Chesterfield County rejects permit for cannabis dispensary in Midlothian

Green Leaf Medical, which is the state-sanctioned medical cannabis provider for the Richmond region, operates its Virginia homebase in Richmond, where it grows and sells marijuana. (BizSense file photos)

Efforts to open a marijuana dispensary in Midlothian have been stymied by the Chesterfield government.

The county recently rejected a building permit for Green Leaf Medical’s planned dispensary at 11601 Midlothian Turnpike, which is a former T-Mobile store near Chesterfield Towne Center. The county’s argument is that it can’t approve the permit because cannabis is illegal on the federal level.

Phil Goldberg, president of Green Leaf (stylized “gLeaf”), said the county’s move has put the project on hold for the time being while it appeals the decision. The company, which is the only state-sanctioned seller of medical marijuana in the Richmond region, already operates two other dispensaries locally: one in the city of Richmond and one in Henrico County.

Green Leaf’s appeal is slated to be heard by the Board of Zoning Appeals in early November. The board will consider whether to uphold county staff’s decision on the matter.

Goldberg said he was hopeful Green Leaf would be able to secure the permit and the project would be able to move forward.

“Assuming that gets worked out in the next six weeks, we’re probably looking at a late February opening,” Goldberg said in an interview this week. “They have been receptive (to our subsequent discussion), but that doesn’t mean they’ll change their minds.”

Though Virginia has legalized the use of medical marijuana as well as recreational marijuana, Deputy County Administrator Jesse Smith said in an interview Monday that staff determined that the federal illegality of cannabis prevents Chesterfield from approving a building permit for a business that intends to sell marijuana in the county.

“Because marijuana is not legal on the federal level, we don’t have the ability to approve it,” Smith said. “From a land-use and zoning perspective, there isn’t a path forward for us.”

Smith reiterated the same argument made in the Aug. 10 letter he penned to deny the requested permit, which cited deference to federal law.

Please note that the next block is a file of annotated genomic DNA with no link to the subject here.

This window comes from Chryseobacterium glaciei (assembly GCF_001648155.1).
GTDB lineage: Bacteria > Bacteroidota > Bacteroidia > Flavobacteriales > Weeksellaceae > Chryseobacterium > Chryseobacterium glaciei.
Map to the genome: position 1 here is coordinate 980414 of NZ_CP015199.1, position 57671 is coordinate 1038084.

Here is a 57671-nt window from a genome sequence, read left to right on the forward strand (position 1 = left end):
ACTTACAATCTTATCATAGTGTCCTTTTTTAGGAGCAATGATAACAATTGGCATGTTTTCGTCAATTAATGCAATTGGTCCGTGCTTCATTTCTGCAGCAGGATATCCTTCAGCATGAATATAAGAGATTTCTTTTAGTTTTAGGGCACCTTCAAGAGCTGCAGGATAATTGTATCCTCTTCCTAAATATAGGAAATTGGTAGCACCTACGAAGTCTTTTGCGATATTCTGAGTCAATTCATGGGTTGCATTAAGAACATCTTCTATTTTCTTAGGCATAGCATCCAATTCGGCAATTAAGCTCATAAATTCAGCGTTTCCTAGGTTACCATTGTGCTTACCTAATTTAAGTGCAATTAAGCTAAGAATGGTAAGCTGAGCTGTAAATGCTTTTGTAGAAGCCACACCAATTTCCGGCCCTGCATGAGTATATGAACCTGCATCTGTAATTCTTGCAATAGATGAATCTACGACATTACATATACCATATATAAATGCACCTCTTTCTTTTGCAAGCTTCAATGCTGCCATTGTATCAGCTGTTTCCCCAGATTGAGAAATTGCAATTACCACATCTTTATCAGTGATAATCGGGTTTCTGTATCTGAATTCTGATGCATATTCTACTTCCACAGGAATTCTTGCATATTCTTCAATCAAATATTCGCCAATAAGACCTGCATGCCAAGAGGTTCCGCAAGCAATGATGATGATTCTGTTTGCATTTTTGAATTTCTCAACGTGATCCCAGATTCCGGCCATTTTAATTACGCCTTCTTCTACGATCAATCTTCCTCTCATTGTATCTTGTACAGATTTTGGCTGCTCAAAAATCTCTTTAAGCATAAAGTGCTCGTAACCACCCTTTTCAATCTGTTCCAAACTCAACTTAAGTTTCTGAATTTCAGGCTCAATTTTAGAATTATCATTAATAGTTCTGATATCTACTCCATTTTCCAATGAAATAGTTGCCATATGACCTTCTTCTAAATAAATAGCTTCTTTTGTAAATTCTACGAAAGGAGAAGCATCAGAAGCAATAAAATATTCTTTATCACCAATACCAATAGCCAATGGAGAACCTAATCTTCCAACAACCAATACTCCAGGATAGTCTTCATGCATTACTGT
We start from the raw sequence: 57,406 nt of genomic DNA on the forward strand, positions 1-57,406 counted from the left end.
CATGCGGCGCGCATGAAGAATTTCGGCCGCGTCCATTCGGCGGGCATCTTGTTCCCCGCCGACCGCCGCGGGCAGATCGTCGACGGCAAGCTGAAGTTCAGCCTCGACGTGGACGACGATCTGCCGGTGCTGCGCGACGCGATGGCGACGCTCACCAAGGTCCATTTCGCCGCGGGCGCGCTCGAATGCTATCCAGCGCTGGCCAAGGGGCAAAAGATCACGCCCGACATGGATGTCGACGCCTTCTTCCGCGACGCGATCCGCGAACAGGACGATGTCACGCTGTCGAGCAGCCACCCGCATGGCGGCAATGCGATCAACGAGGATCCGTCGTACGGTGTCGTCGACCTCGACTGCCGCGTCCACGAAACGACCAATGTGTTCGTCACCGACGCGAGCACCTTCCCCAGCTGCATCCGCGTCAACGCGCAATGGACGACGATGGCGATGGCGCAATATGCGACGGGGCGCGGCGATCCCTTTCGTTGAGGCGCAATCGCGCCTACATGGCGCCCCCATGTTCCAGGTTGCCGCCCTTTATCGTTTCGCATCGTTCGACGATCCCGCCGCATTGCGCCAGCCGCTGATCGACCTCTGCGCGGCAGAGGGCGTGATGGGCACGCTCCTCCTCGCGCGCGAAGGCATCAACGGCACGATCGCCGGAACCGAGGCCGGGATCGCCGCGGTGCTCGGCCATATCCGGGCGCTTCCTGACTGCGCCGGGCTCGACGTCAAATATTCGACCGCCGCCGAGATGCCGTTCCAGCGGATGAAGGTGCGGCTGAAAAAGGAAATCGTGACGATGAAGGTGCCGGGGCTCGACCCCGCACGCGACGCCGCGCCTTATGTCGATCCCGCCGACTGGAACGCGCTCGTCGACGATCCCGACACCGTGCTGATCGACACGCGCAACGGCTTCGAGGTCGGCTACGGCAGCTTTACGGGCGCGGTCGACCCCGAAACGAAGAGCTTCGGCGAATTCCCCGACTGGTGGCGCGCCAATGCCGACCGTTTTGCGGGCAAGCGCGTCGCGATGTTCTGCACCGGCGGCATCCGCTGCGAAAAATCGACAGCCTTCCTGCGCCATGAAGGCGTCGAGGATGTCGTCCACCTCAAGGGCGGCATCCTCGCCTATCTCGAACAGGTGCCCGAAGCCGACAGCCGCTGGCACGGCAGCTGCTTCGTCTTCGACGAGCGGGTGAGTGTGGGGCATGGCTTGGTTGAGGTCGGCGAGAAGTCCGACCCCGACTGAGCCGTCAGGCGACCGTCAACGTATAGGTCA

Chesterfield County recently rejected a building permit sought by medical cannabis provider Green Leaf Medical for its planned Midlothian dispensary, a former T-Mobile store near Chesterfield Towne Center.

“It is our understanding that (Green Leaf) intends to use this store to dispense marijuana,” Smith wrote in his letter. “We are unable to continue processing this permit as the proposed use is currently illegal under federal law and not permitted by the Chesterfield County Code.”

A few weeks later, Green Leaf’s attorney Bernard Goodman of Virginia law firm Dunlap Bennett, and Ludwig in a letter disputed the basis of the county’s decision and asked that the decision be reversed. He argued the county must operate in a manner consistent with state law, which permits the sales and use of medical cannabis as well as the use (but not sale) of recreational marijuana.

“Virginia Code §54.1-3442.6 allows (medical cannabis operators) to obtain permits for the purposes of the production and dispensing of cannabis products. Moreover, the possession of marijuana for up to one ounce has been decriminalized,” Goodman wrote in the Sept. 1 letter. “Chesterfield County’s decision to reject Green Leaf’s permit, ostensibly based on the federal Controlled Substances Act, fails to remain in lockstep with the rest of the Commonwealth. The County has cited no local ordinance to support its decision, and its decision stands explicitly in conflict with Virginia state law.”

The Green Leaf appeal would be the second cannabis-related case heard by the Board of Zoning Appeals since recreational cannabis was legalized in Virginia in July 2021, Smith said.

A Chester CBD store was recently hit with a zoning violation notice because it operated a bring-your-own marijuana lounge on its premises. Smith said the board upheld the determination when it considered the store’s appeal in September, and that the store no longer offers the marijuana lounge.

“The climate has been changing and everyone is trying to figure out what it means,” Smith said.

Green Leaf had hoped to open the Midlothian dispensary this year.

The company’s planned Carytown outpost (which carries the branding of Green Leaf parent company Columbia Care’s retail brand Cannabist) is set to open later this month pending an inspection from state regulators.

Goldberg said construction is underway on a former Burger King in Colonial Heights for a dispensary that’s planned to open early next year.

Green Leaf Medical, which is the state-sanctioned medical cannabis provider for the Richmond region, operates its Virginia homebase in Richmond, where it grows and sells marijuana. (BizSense file photos)

Efforts to open a marijuana dispensary in Midlothian have been stymied by the Chesterfield government.

The county recently rejected a building permit for Green Leaf Medical’s planned dispensary at 11601 Midlothian Turnpike, which is a former T-Mobile store near Chesterfield Towne Center. The county’s argument is that it can’t approve the permit because cannabis is illegal on the federal level.

Phil Goldberg, president of Green Leaf (stylized “gLeaf”), said the county’s move has put the project on hold for the time being while it appeals the decision. The company, which is the only state-sanctioned seller of medical marijuana in the Richmond region, already operates two other dispensaries locally: one in the city of Richmond and one in Henrico County.